Wildly differing promises by countries to cut greenhouse gas emissions over the next 15 years have turned into a patchwork of confusion in advance of the United Nations-sponsored climate summit in Paris this month, making it unlikely that draconian global action to fight “climate change” will be implemented at the urgent pace that supporters say is needed to meet the problem.
According to a densely-worded and often convoluted 66-page U.N. “synthesis report” prepared in advance of the meeting, the result of those promises, known in climate-speak as “Intended Nationally Determined Contributions,” or INDCs, amounts to a slower future rate of growth for global carbon emissions, but not much more.
At best, the document says, the rate of increase will be half as bad as previous levels that those ringing the climate alarm bells have warned were dangerously out of control. This, the document adds, will demand much tougher actions in decades ahead — provided, of course, that countries that must make the future cuts agree with them.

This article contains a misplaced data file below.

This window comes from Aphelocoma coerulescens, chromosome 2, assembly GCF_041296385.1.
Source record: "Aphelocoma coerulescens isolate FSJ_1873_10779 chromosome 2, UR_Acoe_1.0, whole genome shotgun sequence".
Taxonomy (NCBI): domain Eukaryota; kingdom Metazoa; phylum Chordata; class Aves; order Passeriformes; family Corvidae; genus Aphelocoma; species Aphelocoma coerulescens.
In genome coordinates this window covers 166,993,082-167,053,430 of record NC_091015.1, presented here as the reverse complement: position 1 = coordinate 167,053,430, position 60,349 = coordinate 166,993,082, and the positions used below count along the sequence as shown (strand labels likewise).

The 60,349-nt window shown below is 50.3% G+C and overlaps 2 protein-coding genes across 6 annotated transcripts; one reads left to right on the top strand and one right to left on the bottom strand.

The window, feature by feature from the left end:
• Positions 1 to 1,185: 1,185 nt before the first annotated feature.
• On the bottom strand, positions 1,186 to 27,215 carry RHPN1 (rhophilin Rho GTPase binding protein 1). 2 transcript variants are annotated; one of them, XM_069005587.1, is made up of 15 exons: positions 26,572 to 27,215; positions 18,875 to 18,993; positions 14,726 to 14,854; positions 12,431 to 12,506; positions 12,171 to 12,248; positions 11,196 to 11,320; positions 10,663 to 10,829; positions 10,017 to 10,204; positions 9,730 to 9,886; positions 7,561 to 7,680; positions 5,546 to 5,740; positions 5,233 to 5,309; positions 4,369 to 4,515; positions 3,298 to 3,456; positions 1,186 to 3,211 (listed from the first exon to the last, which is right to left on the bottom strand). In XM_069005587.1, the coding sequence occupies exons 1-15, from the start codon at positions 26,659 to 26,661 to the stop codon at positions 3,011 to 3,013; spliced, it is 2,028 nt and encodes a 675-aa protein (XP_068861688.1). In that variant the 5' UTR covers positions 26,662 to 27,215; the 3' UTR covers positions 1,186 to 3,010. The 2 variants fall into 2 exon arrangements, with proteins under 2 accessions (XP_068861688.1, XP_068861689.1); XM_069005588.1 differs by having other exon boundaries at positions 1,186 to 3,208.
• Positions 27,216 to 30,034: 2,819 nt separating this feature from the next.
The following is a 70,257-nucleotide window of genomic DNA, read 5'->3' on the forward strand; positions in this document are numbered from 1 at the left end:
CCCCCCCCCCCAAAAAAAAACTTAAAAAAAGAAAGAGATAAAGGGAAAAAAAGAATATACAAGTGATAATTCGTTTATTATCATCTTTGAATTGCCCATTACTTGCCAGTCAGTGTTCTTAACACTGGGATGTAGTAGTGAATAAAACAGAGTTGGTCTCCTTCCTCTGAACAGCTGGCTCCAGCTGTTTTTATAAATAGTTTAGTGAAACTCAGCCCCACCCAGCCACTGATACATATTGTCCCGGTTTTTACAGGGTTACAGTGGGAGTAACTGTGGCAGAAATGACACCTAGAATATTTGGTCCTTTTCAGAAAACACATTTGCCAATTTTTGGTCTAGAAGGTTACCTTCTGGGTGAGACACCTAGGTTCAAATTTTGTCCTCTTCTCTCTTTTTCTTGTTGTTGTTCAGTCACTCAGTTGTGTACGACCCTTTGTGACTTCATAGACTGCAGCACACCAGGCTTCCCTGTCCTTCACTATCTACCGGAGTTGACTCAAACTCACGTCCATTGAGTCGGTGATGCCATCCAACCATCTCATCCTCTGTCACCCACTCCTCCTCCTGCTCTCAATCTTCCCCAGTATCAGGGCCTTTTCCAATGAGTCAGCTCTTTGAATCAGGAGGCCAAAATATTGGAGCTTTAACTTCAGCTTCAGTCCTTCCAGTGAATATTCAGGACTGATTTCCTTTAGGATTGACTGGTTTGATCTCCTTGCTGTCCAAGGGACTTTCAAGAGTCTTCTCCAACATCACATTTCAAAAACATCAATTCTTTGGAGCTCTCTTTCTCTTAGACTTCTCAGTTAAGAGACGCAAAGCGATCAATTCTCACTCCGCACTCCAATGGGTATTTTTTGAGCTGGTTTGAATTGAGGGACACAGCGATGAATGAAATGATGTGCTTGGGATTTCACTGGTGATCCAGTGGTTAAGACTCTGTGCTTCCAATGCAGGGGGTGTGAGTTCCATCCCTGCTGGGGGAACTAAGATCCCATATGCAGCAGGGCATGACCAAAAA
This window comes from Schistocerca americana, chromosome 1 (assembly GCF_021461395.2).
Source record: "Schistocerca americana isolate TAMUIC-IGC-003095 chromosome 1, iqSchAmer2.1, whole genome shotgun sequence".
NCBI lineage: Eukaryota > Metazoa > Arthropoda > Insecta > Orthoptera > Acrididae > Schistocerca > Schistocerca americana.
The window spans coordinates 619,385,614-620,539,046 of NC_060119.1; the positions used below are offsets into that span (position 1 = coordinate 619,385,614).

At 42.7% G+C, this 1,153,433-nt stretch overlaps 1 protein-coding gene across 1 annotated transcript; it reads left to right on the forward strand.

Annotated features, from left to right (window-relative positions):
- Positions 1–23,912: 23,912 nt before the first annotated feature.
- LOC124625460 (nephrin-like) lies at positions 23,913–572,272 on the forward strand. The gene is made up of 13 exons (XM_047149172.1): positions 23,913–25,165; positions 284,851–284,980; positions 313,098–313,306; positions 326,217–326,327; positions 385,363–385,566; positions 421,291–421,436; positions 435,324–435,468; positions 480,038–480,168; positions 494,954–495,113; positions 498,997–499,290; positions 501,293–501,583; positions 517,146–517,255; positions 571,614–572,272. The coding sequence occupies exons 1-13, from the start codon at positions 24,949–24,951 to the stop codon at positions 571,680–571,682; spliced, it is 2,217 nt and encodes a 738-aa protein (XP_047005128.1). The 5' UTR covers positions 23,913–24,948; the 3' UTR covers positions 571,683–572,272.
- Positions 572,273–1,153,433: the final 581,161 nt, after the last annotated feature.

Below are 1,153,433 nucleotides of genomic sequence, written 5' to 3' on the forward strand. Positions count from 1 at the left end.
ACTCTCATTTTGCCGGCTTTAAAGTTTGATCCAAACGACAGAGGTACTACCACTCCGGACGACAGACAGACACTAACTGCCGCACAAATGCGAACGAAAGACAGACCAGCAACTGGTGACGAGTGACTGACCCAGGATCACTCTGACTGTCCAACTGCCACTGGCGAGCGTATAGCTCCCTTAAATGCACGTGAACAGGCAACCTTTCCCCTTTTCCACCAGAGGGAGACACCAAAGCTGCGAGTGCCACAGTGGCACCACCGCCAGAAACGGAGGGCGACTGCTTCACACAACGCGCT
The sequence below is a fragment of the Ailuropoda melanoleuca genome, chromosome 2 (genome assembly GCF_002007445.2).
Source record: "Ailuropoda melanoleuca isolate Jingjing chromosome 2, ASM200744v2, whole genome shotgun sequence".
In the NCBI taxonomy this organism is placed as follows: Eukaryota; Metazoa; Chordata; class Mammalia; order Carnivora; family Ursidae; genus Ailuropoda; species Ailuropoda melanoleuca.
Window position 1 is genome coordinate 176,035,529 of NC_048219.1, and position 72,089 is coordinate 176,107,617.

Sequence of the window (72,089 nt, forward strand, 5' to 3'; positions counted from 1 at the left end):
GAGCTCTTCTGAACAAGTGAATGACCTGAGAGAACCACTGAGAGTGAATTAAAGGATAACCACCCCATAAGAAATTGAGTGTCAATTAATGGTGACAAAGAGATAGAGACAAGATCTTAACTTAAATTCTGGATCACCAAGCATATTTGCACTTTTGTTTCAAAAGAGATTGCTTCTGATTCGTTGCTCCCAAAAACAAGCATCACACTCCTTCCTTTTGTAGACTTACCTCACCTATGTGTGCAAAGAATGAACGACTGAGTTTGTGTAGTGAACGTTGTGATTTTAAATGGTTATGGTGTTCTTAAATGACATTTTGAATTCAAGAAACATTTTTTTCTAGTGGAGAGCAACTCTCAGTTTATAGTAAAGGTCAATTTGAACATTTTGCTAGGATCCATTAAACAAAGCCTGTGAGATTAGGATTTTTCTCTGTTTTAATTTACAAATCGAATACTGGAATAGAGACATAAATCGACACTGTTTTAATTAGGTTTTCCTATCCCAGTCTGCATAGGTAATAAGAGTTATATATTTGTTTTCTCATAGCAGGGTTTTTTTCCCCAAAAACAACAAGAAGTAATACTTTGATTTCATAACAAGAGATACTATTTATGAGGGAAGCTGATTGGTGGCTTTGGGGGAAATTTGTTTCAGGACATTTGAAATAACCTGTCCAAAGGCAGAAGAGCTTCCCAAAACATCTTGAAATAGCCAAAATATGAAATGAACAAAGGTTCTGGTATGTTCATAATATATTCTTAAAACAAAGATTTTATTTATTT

If all the current promises are kept, “from 2010 to 2030, the relative emission increase in line with the INDCs is expected to be 10 percent to 57 percent lower than the relative global emission increase over the prior two decades from 1990 to 2010,” the report says — adding that emissions during the earlier period were growing by 24 percent.
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